Most runners believe that in order to be better-performing and faster-running machines, they simply need to run more and hone their craft by following a well-designed running program. But, that's only half true.
The other piece of the puzzle comes from a structured resistance-training program. Even if a runner wants to improve their running time at the middle or long distances, strength training is a must to improve.
How does strength training help?
The main reason is to improve our running economy
Running economy basically means that you are more efficient and able to undertake the same distance in less time and with less energy.
There are heaps of studies showing improvements in running economy and that even in trained distance runners that running economy can improve by up to 8% following a period of resistance training. So for a serious runner who undertakes marathons, 8% off of a 4 hour marathon is 20 minutes, so a pretty good improvement - even shaving 10 minutes off a marathon would make most runners pretty happy!
There is a second train of thought that strength training also decreases our injury risk. However there are inconsistent findings in the literature on associations between lower body strength and running injury occurrence.
So the main reason to strength train is to improve our running economy.
What does a typical program that a runner should undertake look like?
What are some examples of exercises people can do at home?
An example gym program for runners might include exercises like:
Power work is also beneficial to improving running economy:
Check out a few strength training exercises here:
Accredited Exercise Physiologist
1. Be prepared
Make sure you have the right gear, which is really just a good supportive pair of footwear and if you're female a good fitting bra. That’s the beauty of running. You don’t actually need fancy workout clothes, a top of the range GPS tracking watch, or a running coach, you just need decent footwear and a desire to get started.
2. Stop procrastinating and just get started
You might feel overwhelmed by how to start running – do you need the fancy watch, a program for what you should be doing or anything else, but just getting started and forming a habit of undertaking regular exercise is the first step. On your first run, try and set a time that you are going to be out exercising for - that might be as little as 20 minutes including your warm up and cool down. And don’t expect that you are going to be able to jog for the whole time you are out on your first run.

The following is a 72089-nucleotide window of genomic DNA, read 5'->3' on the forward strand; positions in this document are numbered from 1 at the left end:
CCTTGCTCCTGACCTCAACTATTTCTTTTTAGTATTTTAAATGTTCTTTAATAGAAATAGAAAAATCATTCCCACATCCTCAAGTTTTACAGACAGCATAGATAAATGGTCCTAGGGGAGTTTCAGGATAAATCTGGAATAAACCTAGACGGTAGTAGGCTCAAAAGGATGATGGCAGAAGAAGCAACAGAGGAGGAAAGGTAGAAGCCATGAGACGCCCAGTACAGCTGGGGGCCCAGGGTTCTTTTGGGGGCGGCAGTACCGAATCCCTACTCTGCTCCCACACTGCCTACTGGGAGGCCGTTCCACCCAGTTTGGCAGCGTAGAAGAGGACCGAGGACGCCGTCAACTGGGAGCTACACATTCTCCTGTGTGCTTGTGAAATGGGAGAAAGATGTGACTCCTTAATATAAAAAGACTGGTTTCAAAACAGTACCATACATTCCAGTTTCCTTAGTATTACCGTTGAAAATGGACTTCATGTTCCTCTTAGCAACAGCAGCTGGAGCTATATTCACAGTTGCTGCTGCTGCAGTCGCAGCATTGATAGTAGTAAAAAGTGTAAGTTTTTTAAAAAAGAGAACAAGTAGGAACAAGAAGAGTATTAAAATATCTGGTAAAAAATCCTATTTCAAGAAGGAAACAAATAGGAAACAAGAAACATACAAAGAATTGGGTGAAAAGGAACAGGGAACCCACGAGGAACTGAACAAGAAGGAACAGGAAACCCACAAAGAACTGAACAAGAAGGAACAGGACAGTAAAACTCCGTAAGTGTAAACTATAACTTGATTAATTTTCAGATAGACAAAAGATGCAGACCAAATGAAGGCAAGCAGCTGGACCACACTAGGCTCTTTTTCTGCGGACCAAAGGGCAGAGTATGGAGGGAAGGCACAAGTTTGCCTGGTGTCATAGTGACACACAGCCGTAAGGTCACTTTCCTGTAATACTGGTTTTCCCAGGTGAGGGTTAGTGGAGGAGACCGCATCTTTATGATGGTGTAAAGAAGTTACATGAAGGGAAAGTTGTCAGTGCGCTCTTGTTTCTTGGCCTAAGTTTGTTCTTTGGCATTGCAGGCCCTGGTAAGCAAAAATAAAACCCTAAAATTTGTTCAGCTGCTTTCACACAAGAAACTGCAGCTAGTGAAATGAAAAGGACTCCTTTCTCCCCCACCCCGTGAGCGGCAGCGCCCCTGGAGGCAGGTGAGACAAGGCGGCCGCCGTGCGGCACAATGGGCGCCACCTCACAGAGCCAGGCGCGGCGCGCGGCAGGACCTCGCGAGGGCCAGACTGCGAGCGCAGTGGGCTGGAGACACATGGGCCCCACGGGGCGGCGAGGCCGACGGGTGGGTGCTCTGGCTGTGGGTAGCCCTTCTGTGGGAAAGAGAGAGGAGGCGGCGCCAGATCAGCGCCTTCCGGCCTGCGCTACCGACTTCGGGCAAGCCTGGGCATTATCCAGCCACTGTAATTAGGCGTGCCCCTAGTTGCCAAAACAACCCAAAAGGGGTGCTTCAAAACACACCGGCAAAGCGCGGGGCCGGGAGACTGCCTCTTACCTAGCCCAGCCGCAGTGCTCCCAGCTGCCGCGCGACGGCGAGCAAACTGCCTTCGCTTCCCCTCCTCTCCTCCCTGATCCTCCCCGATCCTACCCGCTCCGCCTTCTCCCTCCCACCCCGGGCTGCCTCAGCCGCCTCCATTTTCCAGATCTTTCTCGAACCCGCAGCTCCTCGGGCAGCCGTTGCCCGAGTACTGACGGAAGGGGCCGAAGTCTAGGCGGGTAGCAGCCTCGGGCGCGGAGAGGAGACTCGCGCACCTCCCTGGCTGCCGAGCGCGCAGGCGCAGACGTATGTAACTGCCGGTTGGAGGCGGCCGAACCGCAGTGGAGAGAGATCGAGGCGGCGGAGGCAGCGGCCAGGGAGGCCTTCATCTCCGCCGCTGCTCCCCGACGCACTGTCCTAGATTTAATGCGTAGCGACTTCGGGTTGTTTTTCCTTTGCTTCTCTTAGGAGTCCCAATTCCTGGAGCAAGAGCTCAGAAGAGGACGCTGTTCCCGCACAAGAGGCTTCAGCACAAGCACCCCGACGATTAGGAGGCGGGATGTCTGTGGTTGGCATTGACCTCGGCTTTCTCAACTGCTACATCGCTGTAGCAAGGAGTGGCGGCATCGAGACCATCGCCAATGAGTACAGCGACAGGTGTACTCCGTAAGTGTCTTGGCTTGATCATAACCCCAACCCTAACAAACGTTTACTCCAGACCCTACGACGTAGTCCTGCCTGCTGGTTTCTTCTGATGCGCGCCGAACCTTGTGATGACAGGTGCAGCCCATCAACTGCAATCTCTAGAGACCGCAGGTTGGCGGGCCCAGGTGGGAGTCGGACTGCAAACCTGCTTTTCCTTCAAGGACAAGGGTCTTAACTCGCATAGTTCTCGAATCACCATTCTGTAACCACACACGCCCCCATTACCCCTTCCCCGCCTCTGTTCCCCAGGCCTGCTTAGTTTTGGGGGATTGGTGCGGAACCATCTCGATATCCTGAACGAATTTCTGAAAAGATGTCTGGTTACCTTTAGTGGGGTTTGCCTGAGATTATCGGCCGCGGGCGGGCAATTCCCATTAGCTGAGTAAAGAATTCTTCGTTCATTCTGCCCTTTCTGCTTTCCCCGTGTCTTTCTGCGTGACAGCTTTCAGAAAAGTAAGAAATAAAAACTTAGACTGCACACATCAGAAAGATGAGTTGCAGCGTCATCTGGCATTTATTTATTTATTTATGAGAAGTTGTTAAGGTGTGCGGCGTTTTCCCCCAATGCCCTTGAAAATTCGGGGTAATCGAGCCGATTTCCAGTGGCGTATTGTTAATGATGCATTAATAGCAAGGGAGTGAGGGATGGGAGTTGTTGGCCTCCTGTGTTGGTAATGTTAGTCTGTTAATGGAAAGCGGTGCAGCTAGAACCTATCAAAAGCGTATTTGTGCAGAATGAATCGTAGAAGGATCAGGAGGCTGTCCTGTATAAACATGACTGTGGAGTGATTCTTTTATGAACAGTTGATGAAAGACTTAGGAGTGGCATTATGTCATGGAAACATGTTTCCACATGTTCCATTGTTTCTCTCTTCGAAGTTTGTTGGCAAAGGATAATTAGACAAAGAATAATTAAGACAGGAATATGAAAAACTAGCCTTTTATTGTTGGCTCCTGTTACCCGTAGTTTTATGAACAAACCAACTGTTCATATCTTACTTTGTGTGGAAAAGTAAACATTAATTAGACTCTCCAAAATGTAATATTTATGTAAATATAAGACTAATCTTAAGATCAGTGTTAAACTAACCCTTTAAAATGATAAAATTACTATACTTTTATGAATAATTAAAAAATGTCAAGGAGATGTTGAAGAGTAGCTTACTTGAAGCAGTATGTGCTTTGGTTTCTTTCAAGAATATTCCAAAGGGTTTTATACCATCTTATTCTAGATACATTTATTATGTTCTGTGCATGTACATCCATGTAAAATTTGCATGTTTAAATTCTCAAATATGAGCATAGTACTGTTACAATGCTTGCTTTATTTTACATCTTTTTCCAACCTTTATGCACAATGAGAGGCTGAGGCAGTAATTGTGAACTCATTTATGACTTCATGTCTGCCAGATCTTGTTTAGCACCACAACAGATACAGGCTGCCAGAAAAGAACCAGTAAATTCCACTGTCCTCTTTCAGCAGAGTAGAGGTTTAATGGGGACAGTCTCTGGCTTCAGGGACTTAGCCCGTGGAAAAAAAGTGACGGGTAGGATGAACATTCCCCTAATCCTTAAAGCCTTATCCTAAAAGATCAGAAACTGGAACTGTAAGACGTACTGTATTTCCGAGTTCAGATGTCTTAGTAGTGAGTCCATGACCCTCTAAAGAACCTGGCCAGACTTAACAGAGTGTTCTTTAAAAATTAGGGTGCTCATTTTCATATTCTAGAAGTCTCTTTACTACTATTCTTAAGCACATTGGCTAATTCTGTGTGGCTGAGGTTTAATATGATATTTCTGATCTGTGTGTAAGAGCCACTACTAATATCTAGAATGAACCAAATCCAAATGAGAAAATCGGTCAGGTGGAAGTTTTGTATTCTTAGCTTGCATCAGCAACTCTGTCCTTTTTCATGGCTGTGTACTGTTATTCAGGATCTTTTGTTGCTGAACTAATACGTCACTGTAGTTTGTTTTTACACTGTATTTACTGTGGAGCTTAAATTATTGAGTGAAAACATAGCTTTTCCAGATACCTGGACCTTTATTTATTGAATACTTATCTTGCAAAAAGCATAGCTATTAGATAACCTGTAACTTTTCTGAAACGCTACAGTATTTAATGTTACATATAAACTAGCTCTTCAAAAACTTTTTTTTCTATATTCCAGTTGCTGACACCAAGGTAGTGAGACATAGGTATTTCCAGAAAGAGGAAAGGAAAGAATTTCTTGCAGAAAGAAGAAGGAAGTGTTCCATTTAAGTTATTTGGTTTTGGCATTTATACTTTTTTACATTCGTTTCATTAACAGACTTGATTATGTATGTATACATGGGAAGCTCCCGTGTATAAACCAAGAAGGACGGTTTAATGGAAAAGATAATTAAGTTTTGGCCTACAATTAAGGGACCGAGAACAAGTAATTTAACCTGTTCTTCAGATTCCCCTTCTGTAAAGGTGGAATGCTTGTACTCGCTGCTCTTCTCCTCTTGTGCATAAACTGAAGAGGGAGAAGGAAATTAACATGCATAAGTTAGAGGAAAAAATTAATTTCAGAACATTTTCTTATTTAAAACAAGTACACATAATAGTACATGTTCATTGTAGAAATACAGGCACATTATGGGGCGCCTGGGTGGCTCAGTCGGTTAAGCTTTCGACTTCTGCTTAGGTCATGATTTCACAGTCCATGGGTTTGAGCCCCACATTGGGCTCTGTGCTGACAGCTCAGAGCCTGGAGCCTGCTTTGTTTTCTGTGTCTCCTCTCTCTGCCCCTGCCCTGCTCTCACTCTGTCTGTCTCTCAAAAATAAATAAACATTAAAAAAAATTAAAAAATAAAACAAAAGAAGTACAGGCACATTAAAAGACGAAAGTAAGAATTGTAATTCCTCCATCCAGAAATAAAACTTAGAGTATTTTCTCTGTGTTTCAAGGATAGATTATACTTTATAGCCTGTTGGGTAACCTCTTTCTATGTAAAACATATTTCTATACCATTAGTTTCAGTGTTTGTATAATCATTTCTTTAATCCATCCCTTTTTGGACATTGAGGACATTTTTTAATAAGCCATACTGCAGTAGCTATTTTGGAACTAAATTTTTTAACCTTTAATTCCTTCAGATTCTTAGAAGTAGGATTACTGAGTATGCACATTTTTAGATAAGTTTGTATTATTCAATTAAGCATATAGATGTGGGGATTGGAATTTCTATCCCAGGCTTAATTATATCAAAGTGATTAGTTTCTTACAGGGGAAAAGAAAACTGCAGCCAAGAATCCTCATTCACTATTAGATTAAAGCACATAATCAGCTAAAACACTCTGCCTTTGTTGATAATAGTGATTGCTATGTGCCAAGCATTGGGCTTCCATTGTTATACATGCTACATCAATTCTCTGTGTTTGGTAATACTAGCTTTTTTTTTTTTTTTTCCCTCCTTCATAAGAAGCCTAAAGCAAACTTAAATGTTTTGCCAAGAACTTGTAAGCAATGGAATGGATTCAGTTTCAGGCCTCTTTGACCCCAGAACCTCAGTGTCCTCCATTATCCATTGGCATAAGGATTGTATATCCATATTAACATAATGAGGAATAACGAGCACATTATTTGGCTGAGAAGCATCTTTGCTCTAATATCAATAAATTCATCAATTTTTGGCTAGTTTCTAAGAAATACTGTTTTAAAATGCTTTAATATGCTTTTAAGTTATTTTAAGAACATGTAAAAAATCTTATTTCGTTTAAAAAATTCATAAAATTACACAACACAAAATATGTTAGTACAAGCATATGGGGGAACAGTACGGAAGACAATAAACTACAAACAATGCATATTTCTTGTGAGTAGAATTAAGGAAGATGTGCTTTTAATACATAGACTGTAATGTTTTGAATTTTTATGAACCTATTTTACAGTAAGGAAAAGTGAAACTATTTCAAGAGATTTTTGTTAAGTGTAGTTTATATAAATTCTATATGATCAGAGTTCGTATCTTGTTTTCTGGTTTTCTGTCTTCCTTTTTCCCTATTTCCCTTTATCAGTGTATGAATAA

3. Use the walk run method
As it says, this is a training method where you undertake walking and jogging intervals throughout your training session. Following your warm up you might start with jogging for 1 minute, followed by walking for 4 minutes, repeating that cycle for 4 times. As your fitness improves you can slowly increase the amount of time that you jog, and decrease your walking time – so after 4 weeks it might be a cycle of 4 mins jogging, and 1 minute walking. It’s always good to finish with a walking segment to cool down, and then end with stretches.
If you have a higher level of base fitness, you might start straight at 3 mins jogging and 2 minute walking or even more. Basically you want to be at about a 6 or 7 out of 10 in terms of challenge or exertion level by the end of your jogging interval.
Some of the mistakes people make are trying to do too much too soon which can lead to injury or burnout.
So, when you are starting out don’t try and run too fast, try and stick to a steady cruisy pace that you can maintain for the entire run.
When progressing your running program, you need to progress the total time of your runs, or frequency of running each week slowly. If you have worked up to 3 times a week for 20 minutes continuously – you're undertaking 60 minutes of jogging each week. To progress that we want to use the 10% per week rule. Therefore the following week would include 66 minutes in total. Or 3 x 22 minutes.
5. Use tools to keep you inspired
Keep a running journal, or use an app like map my run which can track your distance, pace, and even talk to you along the way.
Run with a friend
Find a running partner as it can then become a social catch up as well.
Your favourite music played through your phone or ipod can motivate you; or search spotify for a running playlist; or make your own playlist of motivating music. There are also apps which will select songs with the same beats per minute as your running cadence to keep you on track.
Podcasts or movies
Listening to a favourite podcast, or if your’re on the treadmill catching up on your favourite netflix episodes can help the time pass quickly.
Interval training apps
There are a number of interval training apps that you can download for free or purchase that you can program your planned work:rest schedule into so that it beeps to let you know when to run/walk. I use seconds pro for my workouts but there are many others in the app store.
Accredited Exercise Physiologist.